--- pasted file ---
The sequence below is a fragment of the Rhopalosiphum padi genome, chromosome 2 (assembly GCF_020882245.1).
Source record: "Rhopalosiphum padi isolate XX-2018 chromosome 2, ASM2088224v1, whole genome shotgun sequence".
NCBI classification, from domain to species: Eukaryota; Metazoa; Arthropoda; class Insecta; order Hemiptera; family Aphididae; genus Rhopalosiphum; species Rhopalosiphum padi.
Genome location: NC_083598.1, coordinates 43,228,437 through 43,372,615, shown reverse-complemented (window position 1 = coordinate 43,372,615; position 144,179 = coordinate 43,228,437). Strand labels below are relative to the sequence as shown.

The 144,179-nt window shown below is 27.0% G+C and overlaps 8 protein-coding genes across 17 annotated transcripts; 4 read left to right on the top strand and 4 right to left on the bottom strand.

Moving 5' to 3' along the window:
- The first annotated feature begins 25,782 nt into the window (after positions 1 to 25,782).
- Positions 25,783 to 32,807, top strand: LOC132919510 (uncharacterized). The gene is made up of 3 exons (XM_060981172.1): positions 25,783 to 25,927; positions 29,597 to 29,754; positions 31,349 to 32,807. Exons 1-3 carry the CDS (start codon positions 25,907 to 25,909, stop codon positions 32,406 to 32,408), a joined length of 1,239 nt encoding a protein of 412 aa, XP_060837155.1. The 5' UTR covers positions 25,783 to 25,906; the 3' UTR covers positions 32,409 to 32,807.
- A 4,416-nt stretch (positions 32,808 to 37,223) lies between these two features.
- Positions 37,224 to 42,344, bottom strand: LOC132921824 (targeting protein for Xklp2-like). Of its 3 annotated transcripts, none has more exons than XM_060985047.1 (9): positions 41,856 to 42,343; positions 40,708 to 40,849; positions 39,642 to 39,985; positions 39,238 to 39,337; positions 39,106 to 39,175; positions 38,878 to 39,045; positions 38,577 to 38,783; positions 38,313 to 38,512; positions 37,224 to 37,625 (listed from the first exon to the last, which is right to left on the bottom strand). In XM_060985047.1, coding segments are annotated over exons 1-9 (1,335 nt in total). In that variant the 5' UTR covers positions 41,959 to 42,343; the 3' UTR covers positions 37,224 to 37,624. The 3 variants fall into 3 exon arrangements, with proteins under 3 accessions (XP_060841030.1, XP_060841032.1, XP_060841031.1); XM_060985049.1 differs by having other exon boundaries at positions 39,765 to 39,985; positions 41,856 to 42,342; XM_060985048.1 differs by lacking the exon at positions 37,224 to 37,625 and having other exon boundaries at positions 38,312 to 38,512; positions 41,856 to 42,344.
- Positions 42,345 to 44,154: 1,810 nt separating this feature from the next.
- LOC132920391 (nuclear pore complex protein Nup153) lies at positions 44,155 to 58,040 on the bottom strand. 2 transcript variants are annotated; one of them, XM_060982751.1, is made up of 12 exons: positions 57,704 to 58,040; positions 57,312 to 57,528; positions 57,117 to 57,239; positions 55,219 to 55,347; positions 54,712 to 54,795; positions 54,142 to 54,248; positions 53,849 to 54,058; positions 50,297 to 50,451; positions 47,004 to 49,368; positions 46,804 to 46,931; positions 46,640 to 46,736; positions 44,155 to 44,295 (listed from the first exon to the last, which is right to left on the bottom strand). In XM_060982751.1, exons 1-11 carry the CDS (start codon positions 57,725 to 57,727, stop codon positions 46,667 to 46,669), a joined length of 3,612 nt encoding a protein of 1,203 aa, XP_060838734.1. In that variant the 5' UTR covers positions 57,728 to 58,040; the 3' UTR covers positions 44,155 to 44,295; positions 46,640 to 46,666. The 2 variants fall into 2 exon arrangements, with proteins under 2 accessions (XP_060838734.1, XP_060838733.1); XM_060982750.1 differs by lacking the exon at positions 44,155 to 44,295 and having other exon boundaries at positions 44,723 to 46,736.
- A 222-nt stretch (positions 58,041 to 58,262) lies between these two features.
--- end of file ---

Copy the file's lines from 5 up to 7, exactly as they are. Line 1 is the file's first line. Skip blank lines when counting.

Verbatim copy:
The 144,179-nt window shown below is 27.0% G+C and overlaps 8 protein-coding genes across 17 annotated transcripts; 4 read left to right on the top strand and 4 right to left on the bottom strand.

Moving 5' to 3' along the window:
- The first annotated feature begins 25,782 nt into the window (after positions 1 to 25,782).